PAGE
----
Students

SUU students! We are a great place to visit in addition to, or as an alternative to the Art Insights weekly speaker series. Although we highly recommend the Art Insights program for its excellent offerings, we love having students visit and experience the work by our 60+ artists.

How do you get into a gallery? Here are some pointers for working with a gallery.

Submitting to a gallery

  1. Visit the gallery website to make sure your work is a good fit with what they feature. Then peruse the website to see if they have a specific procedure and be sure to honor it! If no info is available, call or email asking if they are looking at or accepting new work, and what their preferred process is—and honor it. If they tell you no, don’t send your information anyway. If they say “not right now”, ask if you could send some information at a later date, and their preference for receiving it. You will be many steps ahead of “the rest” if you acknowledge their process and show a respect for it.

  2. If you choose to send something to a gallery, a postcard or short letter is best. Short, sweet. Don’t walk in with a physical portfolio or send a link. Gallerists really don’t have time to look through a book or website links.

  3. In your simple, printed material, include your name, contact information, website and/or social media link as it pertains to your art (see #9 below). Include a few representative photos of your current work. Include medium information and retail price range. Offer to send any additional info if requested. No packets, bulky envelopes. It’s an unnecessary expense, and galleries probably won’t keep it due to space limitations, AND they will feel guilty for not doing so.

  4. Take no for an answer. If it is a gallery you are really interested in, wait, hone your work and try again based on what you have been told.

  5. Mostly it’s not a good idea to just stop by a gallery, but if you decide to do so, prepare for a number of reactions: unpleasant, unfriendly, and unresponsive. You will probably be asked to submit in another way. A gallery will almost never commit to representing you right then and there.

  6. Remember, you are probably VERY talented, but there are thousands of artists out there and being accepted into a gallery can be a very subjective process at times. Again, respect and honor the process!

 

Delivering to your gallery

  1. Come with prices and correct titles, as requested by the gallery. Be careful to distinguish between your price and the “sticker” price, i.e. the price that will be on the tag.

  2. Be sure frames are clean and in good shape. If reusing a frame be sure to touch up any nicks. Clean the glass before delivering. Make sure 3D pieces are dusted and exhibit ready.

  3. If the frame has a lot of problems. Don’t cut corners – reframe it, even if using an inexpensive, but nice frame. It’s sometimes better not to spend hundreds of dollars on framing and special glass, UNLESS your work is in fact considered collectable and would compromise the value and sensitivity of the medium. Otherwise, buyers would often be just has happy not spending extra money on premium framing, preferring to select their own anyway. Make sure pictures are wired properly. Little saw hooks on the back rarely work (unless the piece is very lightweight and small). Not sure? Check with the gallery.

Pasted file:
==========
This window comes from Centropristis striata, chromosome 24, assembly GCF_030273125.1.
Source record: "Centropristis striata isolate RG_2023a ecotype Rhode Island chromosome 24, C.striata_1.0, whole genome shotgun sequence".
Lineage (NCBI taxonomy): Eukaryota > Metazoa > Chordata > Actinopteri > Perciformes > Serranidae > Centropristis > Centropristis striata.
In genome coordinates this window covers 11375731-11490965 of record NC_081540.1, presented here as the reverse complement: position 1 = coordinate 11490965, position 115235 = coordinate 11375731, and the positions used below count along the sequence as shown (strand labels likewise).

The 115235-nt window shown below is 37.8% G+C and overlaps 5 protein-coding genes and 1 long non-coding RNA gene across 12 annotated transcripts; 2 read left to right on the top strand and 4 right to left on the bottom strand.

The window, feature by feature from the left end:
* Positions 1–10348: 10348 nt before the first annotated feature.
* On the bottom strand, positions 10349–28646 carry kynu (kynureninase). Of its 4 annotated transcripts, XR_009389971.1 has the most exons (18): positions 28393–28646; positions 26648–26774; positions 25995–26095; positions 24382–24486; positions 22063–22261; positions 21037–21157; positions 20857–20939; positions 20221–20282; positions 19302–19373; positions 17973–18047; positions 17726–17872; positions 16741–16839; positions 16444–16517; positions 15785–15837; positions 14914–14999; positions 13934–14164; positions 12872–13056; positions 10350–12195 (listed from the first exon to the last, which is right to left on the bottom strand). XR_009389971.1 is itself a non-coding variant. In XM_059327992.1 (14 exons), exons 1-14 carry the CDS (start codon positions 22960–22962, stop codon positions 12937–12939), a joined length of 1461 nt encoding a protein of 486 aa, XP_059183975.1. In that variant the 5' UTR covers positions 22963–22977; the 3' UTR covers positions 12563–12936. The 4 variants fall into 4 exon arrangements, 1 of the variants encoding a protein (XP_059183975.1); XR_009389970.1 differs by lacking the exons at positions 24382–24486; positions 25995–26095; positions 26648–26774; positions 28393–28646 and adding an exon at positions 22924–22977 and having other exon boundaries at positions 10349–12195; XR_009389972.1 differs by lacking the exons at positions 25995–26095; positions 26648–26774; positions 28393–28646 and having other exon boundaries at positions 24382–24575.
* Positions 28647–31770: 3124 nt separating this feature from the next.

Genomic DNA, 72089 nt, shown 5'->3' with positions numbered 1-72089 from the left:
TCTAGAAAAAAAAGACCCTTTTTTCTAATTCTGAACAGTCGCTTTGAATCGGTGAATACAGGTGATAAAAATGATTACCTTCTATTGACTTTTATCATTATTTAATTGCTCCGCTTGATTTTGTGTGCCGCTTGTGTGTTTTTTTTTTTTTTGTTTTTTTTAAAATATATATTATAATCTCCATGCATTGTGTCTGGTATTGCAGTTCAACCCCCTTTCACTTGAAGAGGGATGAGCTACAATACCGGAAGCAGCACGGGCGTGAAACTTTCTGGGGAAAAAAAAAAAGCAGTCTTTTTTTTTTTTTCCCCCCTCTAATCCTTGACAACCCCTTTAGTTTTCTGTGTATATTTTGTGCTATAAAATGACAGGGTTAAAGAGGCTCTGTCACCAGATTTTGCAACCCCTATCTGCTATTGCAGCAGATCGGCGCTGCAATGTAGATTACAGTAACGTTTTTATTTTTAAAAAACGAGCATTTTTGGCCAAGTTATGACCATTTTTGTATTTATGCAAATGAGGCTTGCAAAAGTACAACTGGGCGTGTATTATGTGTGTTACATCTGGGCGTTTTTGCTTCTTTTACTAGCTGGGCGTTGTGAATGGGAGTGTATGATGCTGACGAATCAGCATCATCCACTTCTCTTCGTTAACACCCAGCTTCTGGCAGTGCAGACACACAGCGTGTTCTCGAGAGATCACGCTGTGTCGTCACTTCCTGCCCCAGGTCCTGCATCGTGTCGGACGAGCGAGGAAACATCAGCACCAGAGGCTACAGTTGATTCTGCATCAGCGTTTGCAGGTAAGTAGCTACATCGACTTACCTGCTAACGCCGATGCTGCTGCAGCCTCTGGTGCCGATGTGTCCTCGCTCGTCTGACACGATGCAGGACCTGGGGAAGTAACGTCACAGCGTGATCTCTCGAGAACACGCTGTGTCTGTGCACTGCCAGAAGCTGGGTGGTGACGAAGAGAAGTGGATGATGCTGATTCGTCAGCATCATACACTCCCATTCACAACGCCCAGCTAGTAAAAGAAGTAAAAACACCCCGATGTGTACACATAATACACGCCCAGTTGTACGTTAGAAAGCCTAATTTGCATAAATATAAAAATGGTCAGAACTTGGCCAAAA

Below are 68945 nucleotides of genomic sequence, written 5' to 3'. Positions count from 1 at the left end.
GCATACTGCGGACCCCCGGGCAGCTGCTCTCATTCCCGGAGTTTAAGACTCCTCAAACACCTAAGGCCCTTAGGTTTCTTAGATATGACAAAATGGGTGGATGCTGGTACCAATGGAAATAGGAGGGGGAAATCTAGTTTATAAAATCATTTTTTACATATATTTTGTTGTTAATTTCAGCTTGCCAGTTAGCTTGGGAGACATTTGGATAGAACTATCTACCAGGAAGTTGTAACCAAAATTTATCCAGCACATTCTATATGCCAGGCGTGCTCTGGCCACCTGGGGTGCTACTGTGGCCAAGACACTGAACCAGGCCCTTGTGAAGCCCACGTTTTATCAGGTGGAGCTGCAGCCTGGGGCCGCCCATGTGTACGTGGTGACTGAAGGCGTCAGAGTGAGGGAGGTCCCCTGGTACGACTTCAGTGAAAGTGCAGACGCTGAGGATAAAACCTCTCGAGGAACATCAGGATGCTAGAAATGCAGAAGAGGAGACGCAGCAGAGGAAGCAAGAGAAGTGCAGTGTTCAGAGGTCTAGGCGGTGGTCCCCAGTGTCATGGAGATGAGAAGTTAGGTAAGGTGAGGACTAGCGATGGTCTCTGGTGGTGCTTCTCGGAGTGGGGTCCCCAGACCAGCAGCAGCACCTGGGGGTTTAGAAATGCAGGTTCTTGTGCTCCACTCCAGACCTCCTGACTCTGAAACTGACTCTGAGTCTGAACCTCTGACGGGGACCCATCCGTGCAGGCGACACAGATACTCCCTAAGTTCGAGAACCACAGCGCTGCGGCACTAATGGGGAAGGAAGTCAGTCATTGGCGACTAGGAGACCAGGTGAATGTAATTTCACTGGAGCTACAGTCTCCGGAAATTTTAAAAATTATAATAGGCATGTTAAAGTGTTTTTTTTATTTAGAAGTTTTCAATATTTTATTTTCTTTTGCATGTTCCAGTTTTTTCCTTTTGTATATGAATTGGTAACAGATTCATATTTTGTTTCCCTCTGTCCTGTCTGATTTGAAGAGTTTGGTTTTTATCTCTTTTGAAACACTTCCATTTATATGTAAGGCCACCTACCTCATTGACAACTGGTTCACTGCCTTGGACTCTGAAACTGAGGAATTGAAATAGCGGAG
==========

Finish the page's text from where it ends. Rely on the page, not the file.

4. Make sure your 3D piece can stand on a pedestal without being wobbly. Use protective felt if the bottom of the piece might damage furniture. It’s best to resolve all those issues before bring in your work.

  5. In short, pay attention to the underside of your objects and back of your pictures for things sticking out that could damage walls or other surfaces.

  6. Always take pride in the presentation of your work.

  7. Respect the gallery relationship. Once you agree to be represented by a gallery, it comes with some expectations. The gallery will (should) work for and with you, but that is a two way street. Promote that your work is in your gallery. Don’t undercut the gallery by selling “on the side”. Often a client will “shop” a gallery, and then contact the artist directly. If you receive a seemingly random call about your work, always ask where they saw your work. If they answer at one of your galleries, do feel free to have the conversation, but let them know you will bring the work to the gallery and it will be sold through them.

  8. The gallery represents you, and should always do so with the utmost courtesy and respect. They are the face of your art in that venue. Be mindful that not everyone can afford art, and yours might be the only piece they ever purchase. It should be an exhilarating feeling to walk out of a gallery with a chosen art work. If your gallery doesn’t respect that, consider your relationship.

  9. Keep your social media professional. By the same token as #8, you represent the gallery. People WILL look for you on social media, and it could definitely affect a possible sale. Be true to who you are, but think some things through. As with any job, you have to comply with some social expectations.

 

What to know about your gallery

  1. How is pricing determined?

  2. Is there a discount structure?

  3. What is the commission structure?

  4. How and when you will get paid?

SUU students! We are a great place to visit in addition to, or as an alternative to the Art Insights weekly speaker series. Although we highly recommend the Art Insights program for its excellent offerings, we love having students visit and experience the work by our 60+ artists.

Art Works Gallery | 16N 100 W  | Cedar City, UT | 84720 | 503.810.0958 | lindaskiley@gmail.com